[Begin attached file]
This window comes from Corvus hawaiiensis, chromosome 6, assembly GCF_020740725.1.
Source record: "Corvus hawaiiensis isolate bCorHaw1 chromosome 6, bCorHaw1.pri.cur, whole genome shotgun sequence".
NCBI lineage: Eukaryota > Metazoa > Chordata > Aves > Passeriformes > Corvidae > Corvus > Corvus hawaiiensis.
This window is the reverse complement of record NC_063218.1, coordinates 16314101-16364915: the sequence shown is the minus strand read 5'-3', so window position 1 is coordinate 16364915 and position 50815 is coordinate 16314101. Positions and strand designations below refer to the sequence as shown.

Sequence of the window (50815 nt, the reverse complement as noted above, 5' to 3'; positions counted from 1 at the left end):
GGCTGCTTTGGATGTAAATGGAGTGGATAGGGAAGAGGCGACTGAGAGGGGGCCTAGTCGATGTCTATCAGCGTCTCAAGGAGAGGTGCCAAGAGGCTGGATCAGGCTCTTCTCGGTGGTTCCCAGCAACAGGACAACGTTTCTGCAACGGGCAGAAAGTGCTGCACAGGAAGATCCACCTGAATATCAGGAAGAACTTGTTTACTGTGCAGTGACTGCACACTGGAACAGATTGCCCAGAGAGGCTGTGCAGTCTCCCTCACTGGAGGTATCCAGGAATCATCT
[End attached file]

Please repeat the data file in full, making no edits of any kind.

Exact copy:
This window comes from Corvus hawaiiensis, chromosome 6, assembly GCF_020740725.1.
Source record: "Corvus hawaiiensis isolate bCorHaw1 chromosome 6, bCorHaw1.pri.cur, whole genome shotgun sequence".
NCBI lineage: Eukaryota > Metazoa > Chordata > Aves > Passeriformes > Corvidae > Corvus > Corvus hawaiiensis.
This window is the reverse complement of record NC_063218.1, coordinates 16314101-16364915: the sequence shown is the minus strand read 5'-3', so window position 1 is coordinate 16364915 and position 50815 is coordinate 16314101. Positions and strand designations below refer to the sequence as shown.

Sequence of the window (50815 nt, the reverse complement as noted above, 5' to 3'; positions counted from 1 at the left end):
GGCTGCTTTGGATGTAAATGGAGTGGATAGGGAAGAGGCGACTGAGAGGGGGCCTAGTCGATGTCTATCAGCGTCTCAAGGAGAGGTGCCAAGAGGCTGGATCAGGCTCTTCTCGGTGGTTCCCAGCAACAGGACAACGTTTCTGCAACGGGCAGAAAGTGCTGCACAGGAAGATCCACCTGAATATCAGGAAGAACTTGTTTACTGTGCAGTGACTGCACACTGGAACAGATTGCCCAGAGAGGCTGTGCAGTCTCCCTCACTGGAGGTATCCAGGAATCATCT